“Apparently, they did not conduct an accounting because they did not know that someone was missing. They only found out when the next activity was starting. Because of that, they looked for him at the previous venue and, unfortunately, that’s where they found him,” he said partly in Filipino.
STAR/File
Drowning at PMA: Instructors, marcher face liability
Michael Punongbayan (The Philippine Star) - November 12, 2019 - 12:00am

MANILA, Phillipines — Though there appears to be no foul play involved in the death of Cadet 4th Class Mario Telan Jr., investigators are looking into the possible administrative liability of the class marcher and two Philippine Military Academy (PMA) swimming instructors. 

Brig. Gen. Edgard Arevalo, Armed Forces of the Philippines (AFP) spokesman, pointed out that in each activity such as a class meeting or academic formation at the country’s premier military school, there is always a cadet – called the class or section marcher – tasked to account for everyone. ?

“Apparently, they did not conduct an accounting because they did not know that someone was missing. They only found out when the next activity was starting. Because of that, they looked for him at the previous venue and, unfortunately, that’s where they found him,” he said partly in Filipino.

He added that the section marcher and two swimming instructors yet to be named are being asked to give their side of the incident.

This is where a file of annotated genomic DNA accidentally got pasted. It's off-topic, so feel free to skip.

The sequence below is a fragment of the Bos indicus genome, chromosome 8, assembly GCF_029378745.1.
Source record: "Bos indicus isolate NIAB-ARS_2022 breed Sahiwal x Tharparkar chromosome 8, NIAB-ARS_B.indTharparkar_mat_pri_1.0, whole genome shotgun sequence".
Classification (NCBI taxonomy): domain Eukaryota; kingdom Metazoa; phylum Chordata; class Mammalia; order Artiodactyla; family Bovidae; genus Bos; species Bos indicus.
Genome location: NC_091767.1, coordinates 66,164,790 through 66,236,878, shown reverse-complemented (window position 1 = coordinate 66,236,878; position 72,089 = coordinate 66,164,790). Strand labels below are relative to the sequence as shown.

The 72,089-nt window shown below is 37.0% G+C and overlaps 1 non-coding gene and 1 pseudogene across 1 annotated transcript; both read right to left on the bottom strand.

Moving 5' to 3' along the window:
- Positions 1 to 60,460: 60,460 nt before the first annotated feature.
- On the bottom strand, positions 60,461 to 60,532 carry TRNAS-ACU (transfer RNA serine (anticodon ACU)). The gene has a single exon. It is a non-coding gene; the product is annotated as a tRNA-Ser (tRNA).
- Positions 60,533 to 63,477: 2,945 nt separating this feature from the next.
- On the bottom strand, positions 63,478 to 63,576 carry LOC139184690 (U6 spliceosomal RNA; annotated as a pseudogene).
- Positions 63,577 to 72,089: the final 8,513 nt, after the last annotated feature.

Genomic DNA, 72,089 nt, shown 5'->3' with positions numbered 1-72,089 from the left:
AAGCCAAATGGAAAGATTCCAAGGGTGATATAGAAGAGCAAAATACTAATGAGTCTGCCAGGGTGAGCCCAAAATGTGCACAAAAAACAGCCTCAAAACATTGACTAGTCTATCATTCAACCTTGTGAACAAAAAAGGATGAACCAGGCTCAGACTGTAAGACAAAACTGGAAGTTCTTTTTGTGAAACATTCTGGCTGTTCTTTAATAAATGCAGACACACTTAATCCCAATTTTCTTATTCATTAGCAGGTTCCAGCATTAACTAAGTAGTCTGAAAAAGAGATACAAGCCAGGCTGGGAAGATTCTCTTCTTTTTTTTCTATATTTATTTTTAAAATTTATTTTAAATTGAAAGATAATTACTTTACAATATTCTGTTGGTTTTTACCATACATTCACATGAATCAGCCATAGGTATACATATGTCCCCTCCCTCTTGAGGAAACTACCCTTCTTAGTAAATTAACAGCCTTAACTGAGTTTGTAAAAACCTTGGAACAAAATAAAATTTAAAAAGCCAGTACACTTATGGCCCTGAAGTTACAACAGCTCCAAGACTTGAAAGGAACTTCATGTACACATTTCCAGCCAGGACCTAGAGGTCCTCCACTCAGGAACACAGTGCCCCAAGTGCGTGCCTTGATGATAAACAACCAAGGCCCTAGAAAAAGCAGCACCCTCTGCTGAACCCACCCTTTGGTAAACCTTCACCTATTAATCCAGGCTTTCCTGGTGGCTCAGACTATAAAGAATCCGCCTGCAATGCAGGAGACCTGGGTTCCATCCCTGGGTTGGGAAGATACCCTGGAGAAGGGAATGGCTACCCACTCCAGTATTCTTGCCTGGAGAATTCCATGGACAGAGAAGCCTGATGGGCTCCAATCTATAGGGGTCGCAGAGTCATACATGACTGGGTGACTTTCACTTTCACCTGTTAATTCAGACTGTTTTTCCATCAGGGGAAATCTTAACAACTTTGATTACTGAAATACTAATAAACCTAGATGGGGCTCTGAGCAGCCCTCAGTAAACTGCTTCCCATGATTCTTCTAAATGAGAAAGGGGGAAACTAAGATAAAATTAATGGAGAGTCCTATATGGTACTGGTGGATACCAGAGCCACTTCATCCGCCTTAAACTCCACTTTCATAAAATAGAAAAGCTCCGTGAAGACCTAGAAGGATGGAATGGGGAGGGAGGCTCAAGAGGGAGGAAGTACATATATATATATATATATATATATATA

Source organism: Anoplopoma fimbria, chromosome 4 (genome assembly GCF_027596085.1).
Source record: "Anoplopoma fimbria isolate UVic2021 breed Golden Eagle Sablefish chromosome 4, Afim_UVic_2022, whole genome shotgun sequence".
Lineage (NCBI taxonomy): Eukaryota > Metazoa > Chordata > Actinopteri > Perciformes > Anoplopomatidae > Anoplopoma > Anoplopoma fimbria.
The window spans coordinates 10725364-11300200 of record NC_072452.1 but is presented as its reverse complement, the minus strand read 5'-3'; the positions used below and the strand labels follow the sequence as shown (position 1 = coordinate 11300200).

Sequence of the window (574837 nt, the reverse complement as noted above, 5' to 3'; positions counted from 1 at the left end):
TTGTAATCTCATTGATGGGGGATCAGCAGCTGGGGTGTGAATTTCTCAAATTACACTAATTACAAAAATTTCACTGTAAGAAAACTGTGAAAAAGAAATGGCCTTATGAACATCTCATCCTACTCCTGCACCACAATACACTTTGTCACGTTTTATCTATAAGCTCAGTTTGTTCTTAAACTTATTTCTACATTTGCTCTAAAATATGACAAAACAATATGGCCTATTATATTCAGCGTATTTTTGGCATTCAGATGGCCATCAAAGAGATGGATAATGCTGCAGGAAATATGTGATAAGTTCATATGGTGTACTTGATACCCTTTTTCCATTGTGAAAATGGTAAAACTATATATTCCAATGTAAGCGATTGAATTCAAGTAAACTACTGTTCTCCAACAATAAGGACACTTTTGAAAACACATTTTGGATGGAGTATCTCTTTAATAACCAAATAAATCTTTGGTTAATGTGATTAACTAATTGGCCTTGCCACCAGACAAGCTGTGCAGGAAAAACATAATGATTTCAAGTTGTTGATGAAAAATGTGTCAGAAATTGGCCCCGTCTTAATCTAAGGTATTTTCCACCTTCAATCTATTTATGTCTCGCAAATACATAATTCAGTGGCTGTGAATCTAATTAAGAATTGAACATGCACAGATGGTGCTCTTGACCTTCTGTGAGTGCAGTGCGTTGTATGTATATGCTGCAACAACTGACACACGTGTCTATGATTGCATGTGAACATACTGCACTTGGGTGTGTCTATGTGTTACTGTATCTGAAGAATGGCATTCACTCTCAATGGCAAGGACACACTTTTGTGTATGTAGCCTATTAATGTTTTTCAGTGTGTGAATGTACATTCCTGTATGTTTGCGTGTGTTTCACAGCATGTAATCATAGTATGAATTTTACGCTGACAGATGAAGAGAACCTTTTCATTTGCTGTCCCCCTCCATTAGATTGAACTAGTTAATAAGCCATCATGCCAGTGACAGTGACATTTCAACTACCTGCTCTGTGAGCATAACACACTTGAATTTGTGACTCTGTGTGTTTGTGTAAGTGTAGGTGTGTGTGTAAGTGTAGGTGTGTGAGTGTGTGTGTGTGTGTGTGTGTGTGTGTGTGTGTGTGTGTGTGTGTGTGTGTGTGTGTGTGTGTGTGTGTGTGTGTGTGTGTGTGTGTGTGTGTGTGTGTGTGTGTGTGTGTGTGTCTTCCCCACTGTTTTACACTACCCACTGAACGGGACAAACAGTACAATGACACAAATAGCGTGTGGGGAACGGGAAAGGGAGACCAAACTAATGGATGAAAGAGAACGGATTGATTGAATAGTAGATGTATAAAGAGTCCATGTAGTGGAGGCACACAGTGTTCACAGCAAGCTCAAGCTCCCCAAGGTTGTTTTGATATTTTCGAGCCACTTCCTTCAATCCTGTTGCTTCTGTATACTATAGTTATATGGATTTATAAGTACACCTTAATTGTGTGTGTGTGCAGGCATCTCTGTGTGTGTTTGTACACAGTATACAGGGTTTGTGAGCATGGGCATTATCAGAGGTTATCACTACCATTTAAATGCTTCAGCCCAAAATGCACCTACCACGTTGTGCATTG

“The fact that they are being asked to explain (shows that) they have an obligation they failed to do. They are being given the chance to explain why they should not be held accountable for their failure to do their responsibilities that might have prevented the incident,” Arevalo stressed.

Malacañang has expressed concern over Telan’s drowning – the third death incident at the academy since September this year – and called for a review of PMA swimming class protocols.

“We are bothered by the death of another plebe who could be an outstanding military officer if he was able to finish his course. So, the military instructors, especially on the swimming side, should reassess their protocols so they can provide safety to their trainees,” said presidential spokesman Salvador Panelo at yesterday’s press briefing.

Arevalo said it is best that the Philippine National Police (PNP) conduct an investigation to erase a possible impression of whitewash.

“So far, according to the PNP, they have not seen any sign of foul play. Because of this, we have to look into some administrative lapses,” he told reporters yesterday.

The police, according to PMA spokesperson Capt. Cheryl Tindog, have reviewed the full CCTV footage of the incident and could only point to negligence of the swimming instructors.

Baguio police director Col. Allen Rae Co said “almost with certainty, (there) was no foul play in the drowning” as he revealed that the footage – about six gigabytes in size – only showed that Telan waded unnoticed to the deeper end of the pool during swimming class.

Telan drowned in the PMA pool last Thursday when he attended his swimming class from 11 a.m. to noon. He failed to show up in his succeeding subjects.

Rescuers attempted to revive him after locating him at the 15-foot deep pool. He was brought to the Fort del Pilar Station Hospital where he was declared dead on arrival.

His remains were brought to his hometown of Enrile in Cagayan last Sunday. He was the youngest of four siblings of a farming couple.

Tindog said the PMA continues to assist the Telan family with their loss. – With Alexis Romero, Artemio Dumlao, Raymund Catindig

DROWNING PMA
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